Some of the arguments were sloppy, with emotions spilling out in place of facts. Other opinions in a recent round of budget debates in New York City were tidily constructed and well-informed. Occasionally, the debaters tried to shout over one another, and the audience regularly laughed and cheered at the verbal confrontations.
These feisty citizens all found at least one thing in common, though they are students in New York's public high schools. Two hundred and fifty squeezed into their seats in a midtown auditorium one rainy morning to watch as 24 students from their ranks formally debated questions about proposed cuts and spending.
"This is a chance for students to learn the power and persuasion of debate versus cynicism or protest," said Gail Nayowith, executive director of the Citizens' Committee for Children, a nonprofit group in New York that for four years has organized the Great Kids Budget Debate. "To watch them makes you feel optimistic about the future."
The students jousted verbally over questions such as whether the city should raise the tax on cigarettes and what should be done with the site where the World Trade Center once stood. Their arguments required a grasp of subjects ranging from municipal bonds to the city school system.
At the end of each of the six four-person debates, the audience voted on the question via hand-held tabulators.
Some of the debaters who hailed from both prestigious and challenged schools admitted that their preparation had been minimal. Others, however, said they spent at least a couple of weeks getting ready.
But to many of their listeners, both the activity level and the passion on display were appealing.
"It makes me feel like I want to join the debate team," said Ernest Hudson, a ninth-grader from Wings Academy in the Bronx. "It's kind of amusing to see the way [the debaters] talk and act. And I learned some things. I didn't know [the city] was taking so much money away from the homeless."
Many of the students in the audience were already members of their school debate teams. The debaters from Franklin Lane High School in Queens, two of whom participated on stage, told the heartening tale of the team's success. Although test scores mark the overcrowded high school (3,200 students) as one of the worst in the city, this year both its junior varsity and varsity debate teams made it to national competitions.
"The kids see the benefit of the experience and put lots of time in to practice," said Cathy Lafergola, their coach and an English teacher. "As a result, they've earned scholarships, travel, and some new intellectual skills."
But some of the debaters insisted that the event exercises the emotions as much as the intellect.
"Arguing and debating are second nature to me," said Andrea Clarke, a sophomore from Freedom Academy in Brooklyn who hopes someday to be either a judge or a professor. Andrea's arguments about whether real-estate developers should be required to include public amenities in new projects were so heatedthat the audience showed some displeasure, and a few students even criticized her when it was all over.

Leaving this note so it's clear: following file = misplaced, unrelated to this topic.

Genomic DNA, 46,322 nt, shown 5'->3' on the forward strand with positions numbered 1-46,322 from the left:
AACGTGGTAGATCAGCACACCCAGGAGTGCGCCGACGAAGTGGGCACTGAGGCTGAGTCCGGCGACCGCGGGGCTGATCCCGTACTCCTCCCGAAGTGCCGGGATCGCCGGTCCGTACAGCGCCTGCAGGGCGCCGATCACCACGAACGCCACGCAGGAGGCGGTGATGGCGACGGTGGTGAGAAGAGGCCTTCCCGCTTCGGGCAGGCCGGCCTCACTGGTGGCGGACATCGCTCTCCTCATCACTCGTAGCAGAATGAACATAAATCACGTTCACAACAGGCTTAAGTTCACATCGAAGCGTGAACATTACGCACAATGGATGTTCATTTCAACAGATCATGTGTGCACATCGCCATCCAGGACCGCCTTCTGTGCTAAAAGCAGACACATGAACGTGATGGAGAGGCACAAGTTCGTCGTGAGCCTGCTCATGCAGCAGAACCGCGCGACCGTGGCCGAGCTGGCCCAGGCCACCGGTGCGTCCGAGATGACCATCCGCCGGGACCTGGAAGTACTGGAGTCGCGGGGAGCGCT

"I'm disappointed about that," she said ruefully. "I just really wanted them to hear what I had to say."
"We should have gotten more votes," fretted Gary Scott, a junior from Franklin Lane who argued in opposition to proposed cuts in city services and was saddened when the audience split 50-50 over the proposition. "Things like homelessness, some things you feel so strongly, it almost causes your heart to skip a beat."
But the debate process itself is great, says Gary, who wants a career in international business. "It gives us a voice, makes us more aware."
Throughout the course of the day's debates, the audience was also asked to respond to multiple-choice questions intended to reveal teen attitudes on political and social topics.
They indicated repeatedly that the city should be spending more on their schools. But some of the specific questions provided insight into where the spending gaps might lie.
Seventy-two percent of students, for instance, said they thought advanced-placement classes were a good opportunity to prepare for college, but only 46 percent said their schools offered such classes.
Other responses spoke to issues far more personal than spending priorities. Thirty-eight percent said they never felt valued by the adults in their community. Seventy-four percent said they would never consider becoming a New York City schoolteacher, and 71 percent said the same about a career on the city's police force.
When it came to the overall quality of life for teens in New York, the group split down the middle, with 50 percent rating it excellent or good and the other half calling it not so good or poor.
For some, just the chance to debate was worthwhile. "It helps me prepare for the real world, to meet other people," said Amanda Mulero, her face framed by a swirl of waist-length brown hair. A junior on the Wings Academy team, she drew much applause while passionately debating a proposed city tobacco tax. "And it keeps me out of trouble."